General Nathan Bedford Forrest Commander of the Confederate Army of Tennessee

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#1
I am of the opinion that if Davis had appointed General Nathan Bedford Forrest to be in command of the Confederate Army of Tennessee after Missionary Ridge, Sherman and the Yankees would soon have been in full retreat for Ohio and points further North.
 

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#17
Lets see if we can find Davis's opinion of Forrest. It seems Forrest was a for lack of a better word a victim of Bragg. A better Question might be What if Forrest was given command instead of Bragg?

Murfreesboro proved to be just the first of many victories Forrest would win; he remained undefeated in battle until the final days of the war, when he faced overwhelming numbers. But he and Bragg could not get along, and the Confederate high command did not realize the degree of Forrest's talent until far too late in the war. In their postwar writings, both Confederate President Jefferson Davis and General Robert E. Lee lamented this oversight.

http://www.thelatinlibrary.com/chron/civilwarnotes/forrest.html

Mobile cavalry warfare

In December 1862, Forrest's veteran troopers were reassigned by Bragg to another officer, against his protest, and he was forced to recruit a new brigade, this one composed of about 2,000 inexperienced recruits, most of whom lacked even weapons with which to fight. Again, Bragg ordered a raid, this one into west Tennessee to disrupt the communications of the Union forces under General Grant, threatening the city of Vicksburg, Mississippi.

Forrest protested that to send these untrained men behind enemy lines was suicidal, but Bragg insisted, and Forrest obeyed his orders. On the ensuing raid, he again showed his brilliance, leading thousands of Union soldiers in west Tennessee on a "wild goose chase" trying to locate his fast-moving forces. Forrest never stayed in one place long enough to be located, raided as far north as the banks of the Ohio River in southwest Kentucky, and came back to his base in Mississippi with more men than he had started with, and all of them fully armed with captured Union weapons. Grant was forced to revise and delay the strategy of his Vicksburg Campaign significantly.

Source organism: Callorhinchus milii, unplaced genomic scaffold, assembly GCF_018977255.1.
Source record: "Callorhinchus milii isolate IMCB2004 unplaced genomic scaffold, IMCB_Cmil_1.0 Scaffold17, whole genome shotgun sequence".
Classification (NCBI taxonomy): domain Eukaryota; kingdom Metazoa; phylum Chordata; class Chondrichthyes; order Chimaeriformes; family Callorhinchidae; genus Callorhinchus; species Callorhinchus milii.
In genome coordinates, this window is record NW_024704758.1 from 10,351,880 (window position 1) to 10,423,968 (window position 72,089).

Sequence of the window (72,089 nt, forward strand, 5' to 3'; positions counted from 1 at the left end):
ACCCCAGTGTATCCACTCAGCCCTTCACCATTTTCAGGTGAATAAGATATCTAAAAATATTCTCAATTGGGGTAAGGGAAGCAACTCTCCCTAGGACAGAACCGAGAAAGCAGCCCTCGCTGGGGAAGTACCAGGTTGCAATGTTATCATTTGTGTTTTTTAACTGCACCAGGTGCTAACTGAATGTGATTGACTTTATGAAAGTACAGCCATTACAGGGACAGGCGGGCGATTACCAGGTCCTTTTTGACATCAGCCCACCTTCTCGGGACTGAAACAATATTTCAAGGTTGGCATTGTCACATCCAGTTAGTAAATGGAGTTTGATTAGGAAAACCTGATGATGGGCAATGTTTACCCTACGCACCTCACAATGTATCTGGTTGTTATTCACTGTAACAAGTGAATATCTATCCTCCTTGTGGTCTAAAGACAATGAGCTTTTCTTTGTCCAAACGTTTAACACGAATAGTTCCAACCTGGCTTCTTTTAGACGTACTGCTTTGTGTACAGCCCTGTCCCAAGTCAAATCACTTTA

Forrest continued to lead his men in smaller-scale operations until April of 1863, when the Confederate army dispatched him into the backcountry of northern Alabama and west Georgia to deal with an attack of 3,000 Union cavalrymen under the command of Col. Abel Streight. Streight had orders to cut the Confederate railroad south of Chattanooga, Tennessee, which would have cut off Bragg's supply line and forced him to retreat into Georgia. Forrest chased Streight's men for 16 days, harassing them all the way, until Streight's lone objective became simply to escape his relentless pursuer. Finally, on May 3, Forrest caught up with Streight at Rome, Georgia, and took 1,700 prisoners.